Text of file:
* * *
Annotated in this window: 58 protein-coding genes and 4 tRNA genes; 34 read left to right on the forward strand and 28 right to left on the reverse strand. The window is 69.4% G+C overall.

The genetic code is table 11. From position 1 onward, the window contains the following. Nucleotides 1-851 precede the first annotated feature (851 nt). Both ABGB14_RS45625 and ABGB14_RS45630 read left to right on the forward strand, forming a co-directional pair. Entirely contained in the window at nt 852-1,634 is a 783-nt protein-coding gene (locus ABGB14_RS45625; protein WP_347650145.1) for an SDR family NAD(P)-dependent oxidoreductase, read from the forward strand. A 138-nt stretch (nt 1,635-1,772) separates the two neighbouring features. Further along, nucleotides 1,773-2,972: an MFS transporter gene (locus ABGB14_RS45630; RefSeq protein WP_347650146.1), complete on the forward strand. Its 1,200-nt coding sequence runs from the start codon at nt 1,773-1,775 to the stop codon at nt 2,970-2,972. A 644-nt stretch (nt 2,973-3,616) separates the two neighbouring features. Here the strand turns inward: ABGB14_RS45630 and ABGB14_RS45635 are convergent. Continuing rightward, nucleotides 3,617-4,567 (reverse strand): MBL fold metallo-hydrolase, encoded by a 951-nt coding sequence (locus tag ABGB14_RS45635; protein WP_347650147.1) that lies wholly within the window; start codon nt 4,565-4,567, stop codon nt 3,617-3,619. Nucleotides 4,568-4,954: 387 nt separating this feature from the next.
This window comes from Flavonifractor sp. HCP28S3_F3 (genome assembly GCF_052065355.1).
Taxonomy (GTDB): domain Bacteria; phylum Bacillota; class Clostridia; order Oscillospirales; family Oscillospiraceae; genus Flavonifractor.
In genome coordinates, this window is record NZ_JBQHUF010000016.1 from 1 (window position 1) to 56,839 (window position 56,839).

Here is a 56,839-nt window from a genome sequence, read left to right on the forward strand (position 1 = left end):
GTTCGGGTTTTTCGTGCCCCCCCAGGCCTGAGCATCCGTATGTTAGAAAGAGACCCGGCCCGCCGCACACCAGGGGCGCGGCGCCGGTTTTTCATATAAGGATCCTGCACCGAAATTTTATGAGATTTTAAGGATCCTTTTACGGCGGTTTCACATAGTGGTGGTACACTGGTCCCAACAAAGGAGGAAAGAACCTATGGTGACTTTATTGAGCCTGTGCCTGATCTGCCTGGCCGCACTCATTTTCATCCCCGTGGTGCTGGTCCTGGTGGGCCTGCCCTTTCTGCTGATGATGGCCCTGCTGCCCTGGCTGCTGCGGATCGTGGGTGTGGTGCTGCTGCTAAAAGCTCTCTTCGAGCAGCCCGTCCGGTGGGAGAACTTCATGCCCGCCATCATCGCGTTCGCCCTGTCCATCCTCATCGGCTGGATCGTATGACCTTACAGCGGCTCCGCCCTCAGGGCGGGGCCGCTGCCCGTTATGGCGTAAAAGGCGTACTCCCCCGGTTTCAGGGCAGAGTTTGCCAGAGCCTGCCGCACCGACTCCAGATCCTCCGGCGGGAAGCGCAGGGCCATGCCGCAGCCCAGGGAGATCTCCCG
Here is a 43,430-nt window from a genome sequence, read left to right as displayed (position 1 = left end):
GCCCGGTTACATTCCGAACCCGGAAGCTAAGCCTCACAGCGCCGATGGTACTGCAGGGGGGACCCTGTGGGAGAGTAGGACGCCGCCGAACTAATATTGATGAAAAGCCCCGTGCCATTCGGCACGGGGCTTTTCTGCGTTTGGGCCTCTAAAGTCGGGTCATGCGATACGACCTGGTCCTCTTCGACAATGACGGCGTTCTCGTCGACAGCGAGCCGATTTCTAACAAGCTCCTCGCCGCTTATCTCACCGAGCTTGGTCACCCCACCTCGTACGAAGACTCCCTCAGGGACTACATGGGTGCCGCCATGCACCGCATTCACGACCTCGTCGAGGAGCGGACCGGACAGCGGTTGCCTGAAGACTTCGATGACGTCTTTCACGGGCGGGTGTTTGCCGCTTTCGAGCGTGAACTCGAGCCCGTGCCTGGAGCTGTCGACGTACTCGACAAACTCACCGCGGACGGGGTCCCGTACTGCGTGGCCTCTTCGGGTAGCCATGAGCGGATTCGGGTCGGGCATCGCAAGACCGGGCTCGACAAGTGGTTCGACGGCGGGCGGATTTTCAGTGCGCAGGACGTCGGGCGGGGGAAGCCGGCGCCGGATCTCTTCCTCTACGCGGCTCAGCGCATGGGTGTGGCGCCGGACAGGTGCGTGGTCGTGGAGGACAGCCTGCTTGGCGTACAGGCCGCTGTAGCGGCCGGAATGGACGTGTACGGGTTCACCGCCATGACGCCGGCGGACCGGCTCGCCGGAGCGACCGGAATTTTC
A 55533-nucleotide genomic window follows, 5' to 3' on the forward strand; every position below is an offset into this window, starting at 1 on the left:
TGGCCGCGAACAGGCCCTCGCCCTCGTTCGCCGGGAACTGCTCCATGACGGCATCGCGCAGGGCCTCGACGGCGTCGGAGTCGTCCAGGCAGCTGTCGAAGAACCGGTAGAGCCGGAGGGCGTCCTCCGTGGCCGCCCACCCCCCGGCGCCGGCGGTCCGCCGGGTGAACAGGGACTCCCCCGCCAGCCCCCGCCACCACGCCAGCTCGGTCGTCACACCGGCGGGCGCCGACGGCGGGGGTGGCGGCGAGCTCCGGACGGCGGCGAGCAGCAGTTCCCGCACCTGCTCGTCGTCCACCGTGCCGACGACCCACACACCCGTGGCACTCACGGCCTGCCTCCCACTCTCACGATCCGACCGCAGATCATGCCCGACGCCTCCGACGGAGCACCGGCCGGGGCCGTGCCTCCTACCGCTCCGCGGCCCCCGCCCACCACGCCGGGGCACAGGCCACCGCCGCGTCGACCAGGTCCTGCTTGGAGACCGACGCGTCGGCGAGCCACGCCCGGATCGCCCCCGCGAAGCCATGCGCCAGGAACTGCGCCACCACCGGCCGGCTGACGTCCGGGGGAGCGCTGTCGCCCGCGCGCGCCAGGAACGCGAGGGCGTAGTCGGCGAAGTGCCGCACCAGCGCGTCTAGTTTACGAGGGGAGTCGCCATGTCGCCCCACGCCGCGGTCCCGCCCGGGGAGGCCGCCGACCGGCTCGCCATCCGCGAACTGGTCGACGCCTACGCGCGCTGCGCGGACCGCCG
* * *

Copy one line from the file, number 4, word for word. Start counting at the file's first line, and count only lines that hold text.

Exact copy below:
Taxonomy (GTDB): domain Bacteria; phylum Bacillota; class Clostridia; order Oscillospirales; family Oscillospiraceae; genus Flavonifractor.